OPINION: A new lease of life

Finding a suitable property for your retirement years can be a positive move, says Trevor Cooper

I WAS heartened by the overwhelmingly positive response to my recent comments about providing new, low-impact developments for an aspiring older generation. It’s a strategy that makes better use of Guernsey’s already vast and varied housing stock by releasing large family homes for younger generations and, consequently, smaller properties for entry-level buyers with a job and prospects but no house.

Today I focus on so-called last-time buyers, which is a dreadful expression, although not necessarily as final as it sounds. I remember selling a bungalow at Val au Bourg near Les Douvres Hotel in St Martin’s for a sprightly couple who had purchased the property 19 years earlier, upon the husband’s retirement. At the respective ages of 84 and 78, they decided to sell up and relocate to Australia, where their children and grandchildren were already living.

Finding somewhere suitable for your retirement years can be a positive move, looking forward to what should be an enjoyable and fulfilling time. Either as an individual or couple, considering your personal wants and desires might be a welcome change, especially for those for whom family requirements always came first in the past, and possibly with a lump sum to put in the bank into the bargain.

Not everyone is in the fortunate position of having a choice, however that’s no excuse for shunning the needs of those who do when there are wider benefits for society at large.

Not that it’s an easy process. The lack of suitable properties for downsizers at any given time is not the only obstacle, there are also psychological barriers to face. Prepare for a personal and even emotional battle if deciding to sell what has been a happy home. And if you have adult children don’t always expect them to approve. More about that later.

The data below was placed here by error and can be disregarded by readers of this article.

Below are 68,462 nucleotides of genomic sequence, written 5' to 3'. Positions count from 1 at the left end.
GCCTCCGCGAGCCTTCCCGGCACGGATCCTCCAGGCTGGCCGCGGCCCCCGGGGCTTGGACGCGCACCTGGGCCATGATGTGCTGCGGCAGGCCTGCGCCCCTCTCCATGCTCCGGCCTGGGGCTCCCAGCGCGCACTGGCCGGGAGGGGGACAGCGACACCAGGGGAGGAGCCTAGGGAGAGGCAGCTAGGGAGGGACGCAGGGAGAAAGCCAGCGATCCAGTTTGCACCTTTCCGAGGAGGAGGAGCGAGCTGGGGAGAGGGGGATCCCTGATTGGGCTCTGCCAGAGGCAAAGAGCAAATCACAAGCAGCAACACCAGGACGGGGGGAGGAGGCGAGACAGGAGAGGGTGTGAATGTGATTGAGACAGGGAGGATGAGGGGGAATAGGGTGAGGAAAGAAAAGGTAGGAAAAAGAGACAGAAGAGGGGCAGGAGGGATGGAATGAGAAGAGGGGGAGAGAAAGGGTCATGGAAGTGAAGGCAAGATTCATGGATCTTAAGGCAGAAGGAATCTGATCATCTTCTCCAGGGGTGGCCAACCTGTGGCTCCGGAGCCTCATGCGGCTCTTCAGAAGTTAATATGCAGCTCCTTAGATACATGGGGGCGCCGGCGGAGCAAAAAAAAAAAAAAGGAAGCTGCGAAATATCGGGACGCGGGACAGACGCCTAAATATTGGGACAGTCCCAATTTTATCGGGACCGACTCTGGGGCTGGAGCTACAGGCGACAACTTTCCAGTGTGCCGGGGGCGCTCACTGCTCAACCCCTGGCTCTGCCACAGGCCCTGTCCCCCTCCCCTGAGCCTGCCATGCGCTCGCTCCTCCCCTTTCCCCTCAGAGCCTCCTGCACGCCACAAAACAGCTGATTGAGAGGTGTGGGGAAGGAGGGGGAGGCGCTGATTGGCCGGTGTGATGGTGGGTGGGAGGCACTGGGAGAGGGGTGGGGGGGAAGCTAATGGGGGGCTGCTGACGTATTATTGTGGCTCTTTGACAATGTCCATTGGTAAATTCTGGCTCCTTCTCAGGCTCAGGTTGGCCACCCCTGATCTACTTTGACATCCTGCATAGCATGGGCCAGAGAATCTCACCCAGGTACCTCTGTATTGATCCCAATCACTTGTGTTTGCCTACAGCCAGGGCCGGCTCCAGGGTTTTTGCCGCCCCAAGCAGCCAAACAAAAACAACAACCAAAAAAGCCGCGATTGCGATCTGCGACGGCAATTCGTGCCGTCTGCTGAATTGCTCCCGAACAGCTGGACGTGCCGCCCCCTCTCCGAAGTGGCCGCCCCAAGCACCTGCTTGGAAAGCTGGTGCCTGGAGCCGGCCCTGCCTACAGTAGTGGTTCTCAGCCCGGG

Another hurdle for some is coming to terms with living in a smaller property. Attitude is key to sitting in a smaller lounge, working in a smaller kitchen and negotiating wardrobe space in a smaller bedroom. Likewise the furniture and possessions collected over the years. Be resolute and look upon this as a new start, even an adventure, like the sprightly couple moving to Australia. Someone once told me that most of his possessions were in fact a burden and how liberated he felt having off-loaded much of what he’d spent his working life striving to attain.

Finances, of course, play a big part when house hunting during retirement. Mortgages are now available for retirees if it means having to reach for your dream property or location but independent advice is essential, especially with the direction interest rates are heading.

The same applies to service charges at some apartment buildings. These vary and can be substantially higher in some developments. On the positive side, service charges cover buildings insurance, regular painting and maintenance of the building and cleaning, lighting and tending to shared hallways and gardens. In other words, handling many of the responsibilities normally associated with owning a property.